Experiencing job is vulnerable, but worthwhile

Good seasons feel vulnerable, but numbing to self-protect does nothing but rob you of joy. 

Our family loves to sing. Our girls have the sweetest voices, and they’re big fans of Disney songs, so now and then we’ll put sing-along tracks up on YouTube and pull out their toy microphones and turn our living room into a makeshift karaoke bar. In one of those perfect family moments, I remember looking at my daughters’ cherubic faces as they chirped out the chorus of one of the songs from Moana, and thinking, for just a second, “This is as good as it gets. This is the good stuff.” 

No sooner did that thought come into my consciousness that it was followed with one of fear. “What if it’s not always like this? What if something happens to my children? What if there’s a disease looming in one of us that we don’t yet know about?” Instead of enjoying the goodness of that evening, I succumbed to a state of panic for what’s unknown. 

That’s the thing about good seasons, they feel vulnerable. It feels irresponsible to get too caught up in them, because they could end at any second, without notice. Isn’t it more prudent to prepare our hearts and minds for whatever tragedy might be waiting in the wings?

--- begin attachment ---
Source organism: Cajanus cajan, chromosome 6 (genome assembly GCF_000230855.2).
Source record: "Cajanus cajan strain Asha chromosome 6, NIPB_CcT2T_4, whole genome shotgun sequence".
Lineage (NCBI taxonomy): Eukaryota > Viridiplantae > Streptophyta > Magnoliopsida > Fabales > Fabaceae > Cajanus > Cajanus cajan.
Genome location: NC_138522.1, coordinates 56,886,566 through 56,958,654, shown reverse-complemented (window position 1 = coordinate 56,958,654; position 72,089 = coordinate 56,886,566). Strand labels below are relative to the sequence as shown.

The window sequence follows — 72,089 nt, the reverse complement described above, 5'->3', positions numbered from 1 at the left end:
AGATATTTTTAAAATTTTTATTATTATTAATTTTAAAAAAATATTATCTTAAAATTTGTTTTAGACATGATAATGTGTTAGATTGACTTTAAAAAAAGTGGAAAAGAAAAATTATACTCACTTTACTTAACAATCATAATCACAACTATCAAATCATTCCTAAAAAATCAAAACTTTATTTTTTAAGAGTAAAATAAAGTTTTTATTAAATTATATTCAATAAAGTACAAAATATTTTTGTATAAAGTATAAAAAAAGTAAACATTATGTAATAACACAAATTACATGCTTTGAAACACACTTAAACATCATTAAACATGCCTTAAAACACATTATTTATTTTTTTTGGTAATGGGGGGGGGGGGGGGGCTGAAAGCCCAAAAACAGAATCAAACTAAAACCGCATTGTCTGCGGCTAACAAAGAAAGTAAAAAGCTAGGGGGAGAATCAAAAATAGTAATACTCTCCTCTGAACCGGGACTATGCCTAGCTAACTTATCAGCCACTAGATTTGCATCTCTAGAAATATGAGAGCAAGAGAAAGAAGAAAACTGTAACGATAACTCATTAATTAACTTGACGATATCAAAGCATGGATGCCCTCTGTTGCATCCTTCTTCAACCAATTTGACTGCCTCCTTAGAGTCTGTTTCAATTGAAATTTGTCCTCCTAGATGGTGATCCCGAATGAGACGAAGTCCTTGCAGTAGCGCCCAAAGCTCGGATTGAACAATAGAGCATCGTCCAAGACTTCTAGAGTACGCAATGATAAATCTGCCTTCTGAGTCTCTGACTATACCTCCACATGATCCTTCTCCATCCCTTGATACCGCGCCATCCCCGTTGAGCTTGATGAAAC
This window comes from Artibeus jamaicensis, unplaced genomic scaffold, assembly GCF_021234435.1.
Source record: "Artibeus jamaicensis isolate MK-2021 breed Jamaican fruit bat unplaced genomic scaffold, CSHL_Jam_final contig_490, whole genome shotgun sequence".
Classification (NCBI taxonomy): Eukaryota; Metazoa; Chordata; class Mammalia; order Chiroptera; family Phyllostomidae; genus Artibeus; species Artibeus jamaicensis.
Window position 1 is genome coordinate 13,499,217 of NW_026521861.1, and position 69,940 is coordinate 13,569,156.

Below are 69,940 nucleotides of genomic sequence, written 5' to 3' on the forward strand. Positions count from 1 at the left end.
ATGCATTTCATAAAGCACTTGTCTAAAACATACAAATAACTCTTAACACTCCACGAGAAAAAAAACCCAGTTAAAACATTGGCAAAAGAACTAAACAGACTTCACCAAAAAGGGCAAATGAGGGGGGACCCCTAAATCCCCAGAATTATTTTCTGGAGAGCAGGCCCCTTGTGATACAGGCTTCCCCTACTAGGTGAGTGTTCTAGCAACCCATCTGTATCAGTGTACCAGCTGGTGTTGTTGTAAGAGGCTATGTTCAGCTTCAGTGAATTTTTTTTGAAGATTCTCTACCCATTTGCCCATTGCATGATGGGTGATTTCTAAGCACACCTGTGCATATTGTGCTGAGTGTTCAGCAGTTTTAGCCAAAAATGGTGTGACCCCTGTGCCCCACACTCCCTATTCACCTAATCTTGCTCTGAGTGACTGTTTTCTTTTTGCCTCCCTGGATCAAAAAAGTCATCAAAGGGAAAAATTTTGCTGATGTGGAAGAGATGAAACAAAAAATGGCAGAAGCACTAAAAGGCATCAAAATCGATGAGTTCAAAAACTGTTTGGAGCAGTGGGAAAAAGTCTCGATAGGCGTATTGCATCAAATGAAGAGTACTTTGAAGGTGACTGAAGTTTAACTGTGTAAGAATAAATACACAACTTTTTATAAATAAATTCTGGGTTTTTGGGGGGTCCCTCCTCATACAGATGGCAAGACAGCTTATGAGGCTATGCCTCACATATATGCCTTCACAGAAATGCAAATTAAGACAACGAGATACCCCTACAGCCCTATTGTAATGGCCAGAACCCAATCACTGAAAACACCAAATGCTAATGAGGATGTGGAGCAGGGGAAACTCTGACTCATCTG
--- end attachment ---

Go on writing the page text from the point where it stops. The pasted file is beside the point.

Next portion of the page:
Researcher and author Brené Brown gives us a term for this feeling: foreboding joy. Brown explains, “Joy is the most vulnerable emotion we experience, and if you cannot tolerate joy, what you do is you start dress rehearsing tragedy.” What if my child gets hit by a car while riding her bike? What if my husband isn’t just 10 minutes late, but instead has been in an accident? What if this fever is a symptom of something more serious? 

Dress rehearsing tragedy isn’t preparing me for anything. People who have suffered, as we all will, know that there’s nothing that can prepare you for great sorrow. Instead, they compel you to be grateful for the good things you have while you have them. When we numb our joy or self-protect by disallowing ourselves from savoring the good seasons, we’re not saving ourselves a single moment of heartache when it’s our turn to suffer; we’re simply robbing ourselves of the sweetness of life.

I am in a really good season right now, and I’m striving to savor every morsel. This weekend, my husband and I took our children to visit my parents and my brother and sister-in-law for lunch. My parents just moved into a new house, and following lunch, we took the girls outside to explore the woods behind their new house. My children’s giggles echoed through the field as we explored with full, satisfied bellies and the sun gleaming down upon our faces. 

This time, rather than panic or allow the intrusive “what if’s” to invade the moment, I silenced my phone and took a mental snapshot. I tried to small details about how our daughters are in this very moment: skin soft, golden streaks woven through their hair, gap-toothed smiles, gleaming, ornery eyes. I smelled the flowers, I admired the way that nature had sprung around us. I silently thanked God for these undeserved blessings. I breathed in and gave myself permission to just enjoy this sweet, sparkly, fleeting moment, whether or not it’s one of a million or the very last one.  

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